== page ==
marvin scott

Grand Jury Declines to Indict Detention Officers Following Marvin Scott's Death

Eight former detention officers won't face criminal wrongdoing; seven of the officers were terminated for violating department policies and procedures

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What to Know

  • Eight detention officers on duty when Marvin Scott died while in custody will not face state criminal charges after being no-billed by a Collin County grand jury.
  • Seven detention officers were terminated and one resigned for violating policies after Marvin Scott's death; one officer reinstated after appeal.
  • Collin County Medical Examiner ruled the man's death was a homicide due to restraint.

Tuesday's announcement from the Collin County grand jury means the eight former officers have been cleared of any criminal wrongdoing and they won't be charged with any state criminal offense.

Scott, who is Black, was arrested at the Allen Premium Outlets in March for the possession of fewer than two ounces of marijuana, a misdemeanor. Scott had been diagnosed with schizophrenia and while at the Collin County Jail, according to Sheriff Jim Skinner in March, he began to "exhibit some strange behavior" which prompted detention officers to secure him onto a restraint bed.

Officers used pepper spray and attached a spit mask to Scott's face. At some point, he became unresponsive and was taken to a hospital where he was pronounced dead.

The Collin County Medical Examiner's Office ruled Scott's death was a homicide, saying the cause of death was, "fatal acute stress response in an individual with previously diagnosed schizophrenia during restraint struggle with law enforcement" and that "the manner of death is listed as homicide."

Seven of the detention officers were terminated for violating sheriff's office policies and procedures; an eighth detention officer resigned while under investigation, the sheriff's office announced in April. Six of the detention officers appealed their terminations through the civil-service process and on Friday, April 23, the employment of one of those officers was restored by appeal.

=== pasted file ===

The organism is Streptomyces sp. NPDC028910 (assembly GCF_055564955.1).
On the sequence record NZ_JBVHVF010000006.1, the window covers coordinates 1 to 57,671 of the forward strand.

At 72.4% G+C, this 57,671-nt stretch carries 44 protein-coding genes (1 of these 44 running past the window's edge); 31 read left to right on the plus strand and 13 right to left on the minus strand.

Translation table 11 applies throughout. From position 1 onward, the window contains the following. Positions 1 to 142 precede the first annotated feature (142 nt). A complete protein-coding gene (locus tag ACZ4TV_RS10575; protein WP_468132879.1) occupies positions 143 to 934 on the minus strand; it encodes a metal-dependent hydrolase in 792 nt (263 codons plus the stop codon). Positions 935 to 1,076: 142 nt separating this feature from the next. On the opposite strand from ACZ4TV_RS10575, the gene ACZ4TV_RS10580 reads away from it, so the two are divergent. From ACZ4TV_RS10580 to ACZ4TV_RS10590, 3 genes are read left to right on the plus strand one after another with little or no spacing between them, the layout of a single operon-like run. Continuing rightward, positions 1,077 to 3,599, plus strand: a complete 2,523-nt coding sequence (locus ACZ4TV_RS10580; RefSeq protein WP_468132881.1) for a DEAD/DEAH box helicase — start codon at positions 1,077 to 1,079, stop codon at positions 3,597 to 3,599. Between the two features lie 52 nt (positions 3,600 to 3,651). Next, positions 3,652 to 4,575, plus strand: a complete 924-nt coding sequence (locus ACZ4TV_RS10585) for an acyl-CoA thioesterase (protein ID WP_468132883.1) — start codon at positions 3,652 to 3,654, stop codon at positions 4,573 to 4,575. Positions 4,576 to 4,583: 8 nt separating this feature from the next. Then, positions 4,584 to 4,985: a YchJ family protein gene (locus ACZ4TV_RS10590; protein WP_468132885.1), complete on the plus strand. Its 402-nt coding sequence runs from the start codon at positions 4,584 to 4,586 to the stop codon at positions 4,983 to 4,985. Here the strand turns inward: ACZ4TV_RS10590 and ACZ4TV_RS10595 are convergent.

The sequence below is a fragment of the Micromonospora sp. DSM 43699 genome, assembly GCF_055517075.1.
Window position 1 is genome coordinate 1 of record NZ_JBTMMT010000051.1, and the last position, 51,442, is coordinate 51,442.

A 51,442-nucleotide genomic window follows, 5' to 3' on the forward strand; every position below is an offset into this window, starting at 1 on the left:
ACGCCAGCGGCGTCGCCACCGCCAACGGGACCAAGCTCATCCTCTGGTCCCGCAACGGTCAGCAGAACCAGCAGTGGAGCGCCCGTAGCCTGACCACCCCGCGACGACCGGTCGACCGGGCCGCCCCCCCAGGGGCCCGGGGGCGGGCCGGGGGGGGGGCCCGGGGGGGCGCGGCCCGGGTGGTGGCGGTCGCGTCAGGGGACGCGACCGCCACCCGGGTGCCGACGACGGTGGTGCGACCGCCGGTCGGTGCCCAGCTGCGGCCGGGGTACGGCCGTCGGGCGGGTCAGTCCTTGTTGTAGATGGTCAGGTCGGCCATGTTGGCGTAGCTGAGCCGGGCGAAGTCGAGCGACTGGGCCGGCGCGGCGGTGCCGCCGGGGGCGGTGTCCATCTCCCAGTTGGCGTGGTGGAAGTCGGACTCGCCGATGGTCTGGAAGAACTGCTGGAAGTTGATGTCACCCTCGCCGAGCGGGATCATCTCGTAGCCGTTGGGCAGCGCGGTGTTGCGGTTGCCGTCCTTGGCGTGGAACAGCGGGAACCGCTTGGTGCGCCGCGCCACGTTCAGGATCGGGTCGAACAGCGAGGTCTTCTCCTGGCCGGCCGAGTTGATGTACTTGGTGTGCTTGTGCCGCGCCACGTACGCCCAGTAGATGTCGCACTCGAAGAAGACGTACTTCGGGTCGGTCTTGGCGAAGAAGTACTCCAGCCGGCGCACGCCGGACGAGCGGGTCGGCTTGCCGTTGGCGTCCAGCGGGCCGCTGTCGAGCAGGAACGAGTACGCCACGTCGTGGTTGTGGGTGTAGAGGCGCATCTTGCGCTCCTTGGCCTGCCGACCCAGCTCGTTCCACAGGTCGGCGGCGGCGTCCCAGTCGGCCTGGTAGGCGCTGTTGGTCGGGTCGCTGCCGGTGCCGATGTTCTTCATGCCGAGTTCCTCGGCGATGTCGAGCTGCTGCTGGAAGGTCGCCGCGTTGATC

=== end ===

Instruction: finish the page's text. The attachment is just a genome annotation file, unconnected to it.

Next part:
"This case is a tragedy for all involved, first and foremost for the family and friends of Mr. Scott. For a parent to lose a child, is a loss that's profound, permanent, and unfixable. I ask everyone to join me in sending the Scott family prayers of comfort, solace, and strength," said Collin County District Attorney Greg Willis on Tuesday.

The grand jury also issued a statement about the incident recommending a county-wide working group be convened to study and "find the best solutions for the treatment of individuals with mental illness who come into contact with the criminal justice system."

The family's attorney, Lee Merritt, said in March the arrest of Scott was "inappropriate" and that he was experiencing a mental health crisis at the time of his arrest.

On Twitter Tuesday, Merritt said Scott's family is "extremely disappointed" in the grand jury's decision to not bring charges forward in the case and that they look forward to a review by a federal grand jury.

A Collin County grand jury declined to indict eight former detention officers this week in the in-custody death of Marvin Scott III.

"The evidence (unreleased video, spit-hood, OC spray, policy violations & a ME conclusion of homicide, provides more than sufficient probable cause for indictments. Marvin Scott’s family looks forward to a review by a Federal Grand Jury of his in-custody death," Merritt said. "The failure of prosecutors to secure indictments in this matter reflects a trend in Texas of undervaluing the lives of African American’s suffering mental health crisis."

Zach Horn, the attorney representing the fired detention workers, issued the following statement after learning the grand jury's decision:

"Our thoughts and prayers are with the family of Marvin Scott III. We are thankful that the Collin County Grand Jury put in the time and effort to evaluate this case on facts, evidence, and the law instead of Twitter hashtags and Facebook gossip. Our clients followed every one of Jim Skinner's policies and procedures on March 14, 2021. Skinner's rush to fire our clients was nothing more than a frightened politician sacrificing the livelihoods of dedicated public servants for political expediency. Stakeholders all around Collin County are beginning to learn what many current and past Collin County Sheriff's Office insiders already know: Jim Skinner is all hat and no cattle. We now look forward to turning our attention to seeking reinstatement for those clients interested in returning to public service."

The sheriff's office, due to pending civil service hearings related to the case, declined to comment Tuesday.

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